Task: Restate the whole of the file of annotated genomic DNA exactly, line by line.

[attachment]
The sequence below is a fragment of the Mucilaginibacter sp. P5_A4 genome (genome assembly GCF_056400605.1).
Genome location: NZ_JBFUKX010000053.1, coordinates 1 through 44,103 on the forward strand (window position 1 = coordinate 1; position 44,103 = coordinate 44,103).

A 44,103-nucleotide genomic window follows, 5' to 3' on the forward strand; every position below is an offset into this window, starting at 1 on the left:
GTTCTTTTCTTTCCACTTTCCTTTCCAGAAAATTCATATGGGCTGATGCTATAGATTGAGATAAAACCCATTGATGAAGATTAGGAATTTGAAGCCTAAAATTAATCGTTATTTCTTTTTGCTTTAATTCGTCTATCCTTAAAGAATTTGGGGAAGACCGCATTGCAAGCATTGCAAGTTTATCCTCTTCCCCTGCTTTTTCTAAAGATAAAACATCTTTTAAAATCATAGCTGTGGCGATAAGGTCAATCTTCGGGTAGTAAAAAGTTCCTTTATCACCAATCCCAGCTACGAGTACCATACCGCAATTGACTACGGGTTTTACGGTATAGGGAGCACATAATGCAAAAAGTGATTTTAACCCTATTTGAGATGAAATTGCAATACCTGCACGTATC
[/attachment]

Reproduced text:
The sequence below is a fragment of the Mucilaginibacter sp. P5_A4 genome (genome assembly GCF_056400605.1).
Genome location: NZ_JBFUKX010000053.1, coordinates 1 through 44,103 on the forward strand (window position 1 = coordinate 1; position 44,103 = coordinate 44,103).

A 44,103-nucleotide genomic window follows, 5' to 3' on the forward strand; every position below is an offset into this window, starting at 1 on the left:
GTTCTTTTCTTTCCACTTTCCTTTCCAGAAAATTCATATGGGCTGATGCTATAGATTGAGATAAAACCCATTGATGAAGATTAGGAATTTGAAGCCTAAAATTAATCGTTATTTCTTTTTGCTTTAATTCGTCTATCCTTAAAGAATTTGGGGAAGACCGCATTGCAAGCATTGCAAGTTTATCCTCTTCCCCTGCTTTTTCTAAAGATAAAACATCTTTTAAAATCATAGCTGTGGCGATAAGGTCAATCTTCGGGTAGTAAAAAGTTCCTTTATCACCAATCCCAGCTACGAGTACCATACCGCAATTGACTACGGGTTTTACGGTATAGGGAGCACATAATGCAAAAAGTGATTTTAACCCTATTTGAGATGAAATTGCAATACCTGCACGTATC